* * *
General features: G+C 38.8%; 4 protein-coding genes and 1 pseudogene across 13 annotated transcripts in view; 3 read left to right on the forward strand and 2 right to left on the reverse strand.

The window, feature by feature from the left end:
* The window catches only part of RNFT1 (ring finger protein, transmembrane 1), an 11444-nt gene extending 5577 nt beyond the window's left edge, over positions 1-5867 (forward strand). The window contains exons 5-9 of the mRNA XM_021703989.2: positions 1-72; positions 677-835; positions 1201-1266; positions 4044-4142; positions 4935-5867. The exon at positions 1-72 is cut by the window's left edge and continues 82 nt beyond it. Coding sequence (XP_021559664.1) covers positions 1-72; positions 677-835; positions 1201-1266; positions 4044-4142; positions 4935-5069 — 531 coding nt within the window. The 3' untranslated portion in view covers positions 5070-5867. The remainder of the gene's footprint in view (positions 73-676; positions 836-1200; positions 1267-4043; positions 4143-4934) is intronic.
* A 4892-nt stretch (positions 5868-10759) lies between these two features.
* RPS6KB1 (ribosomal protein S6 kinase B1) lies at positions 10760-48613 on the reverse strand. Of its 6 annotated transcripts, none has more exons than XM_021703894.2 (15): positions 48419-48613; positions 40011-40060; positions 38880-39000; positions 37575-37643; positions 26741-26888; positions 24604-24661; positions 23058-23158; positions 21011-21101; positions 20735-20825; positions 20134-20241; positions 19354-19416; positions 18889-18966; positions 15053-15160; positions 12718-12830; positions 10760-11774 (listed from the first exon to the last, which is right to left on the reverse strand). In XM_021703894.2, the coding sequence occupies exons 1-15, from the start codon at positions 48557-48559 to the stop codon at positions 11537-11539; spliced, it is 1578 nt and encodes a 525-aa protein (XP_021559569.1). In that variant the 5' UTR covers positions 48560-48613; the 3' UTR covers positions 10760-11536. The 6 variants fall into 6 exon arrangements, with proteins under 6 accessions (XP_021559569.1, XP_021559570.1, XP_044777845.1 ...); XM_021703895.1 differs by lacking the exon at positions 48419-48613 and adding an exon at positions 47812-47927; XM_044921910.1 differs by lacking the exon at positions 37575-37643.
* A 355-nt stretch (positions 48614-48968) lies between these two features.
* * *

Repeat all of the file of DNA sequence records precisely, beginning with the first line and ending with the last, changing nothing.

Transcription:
General features: G+C 38.8%; 4 protein-coding genes and 1 pseudogene across 13 annotated transcripts in view; 3 read left to right on the forward strand and 2 right to left on the reverse strand.

The window, feature by feature from the left end:
* The window catches only part of RNFT1 (ring finger protein, transmembrane 1), an 11444-nt gene extending 5577 nt beyond the window's left edge, over positions 1-5867 (forward strand). The window contains exons 5-9 of the mRNA XM_021703989.2: positions 1-72; positions 677-835; positions 1201-1266; positions 4044-4142; positions 4935-5867. The exon at positions 1-72 is cut by the window's left edge and continues 82 nt beyond it. Coding sequence (XP_021559664.1) covers positions 1-72; positions 677-835; positions 1201-1266; positions 4044-4142; positions 4935-5069 — 531 coding nt within the window. The 3' untranslated portion in view covers positions 5070-5867. The remainder of the gene's footprint in view (positions 73-676; positions 836-1200; positions 1267-4043; positions 4143-4934) is intronic.
* A 4892-nt stretch (positions 5868-10759) lies between these two features.
* RPS6KB1 (ribosomal protein S6 kinase B1) lies at positions 10760-48613 on the reverse strand. Of its 6 annotated transcripts, none has more exons than XM_021703894.2 (15): positions 48419-48613; positions 40011-40060; positions 38880-39000; positions 37575-37643; positions 26741-26888; positions 24604-24661; positions 23058-23158; positions 21011-21101; positions 20735-20825; positions 20134-20241; positions 19354-19416; positions 18889-18966; positions 15053-15160; positions 12718-12830; positions 10760-11774 (listed from the first exon to the last, which is right to left on the reverse strand). In XM_021703894.2, the coding sequence occupies exons 1-15, from the start codon at positions 48557-48559 to the stop codon at positions 11537-11539; spliced, it is 1578 nt and encodes a 525-aa protein (XP_021559569.1). In that variant the 5' UTR covers positions 48560-48613; the 3' UTR covers positions 10760-11536. The 6 variants fall into 6 exon arrangements, with proteins under 6 accessions (XP_021559569.1, XP_021559570.1, XP_044777845.1 ...); XM_021703895.1 differs by lacking the exon at positions 48419-48613 and adding an exon at positions 47812-47927; XM_044921910.1 differs by lacking the exon at positions 37575-37643.
* A 355-nt stretch (positions 48614-48968) lies between these two features.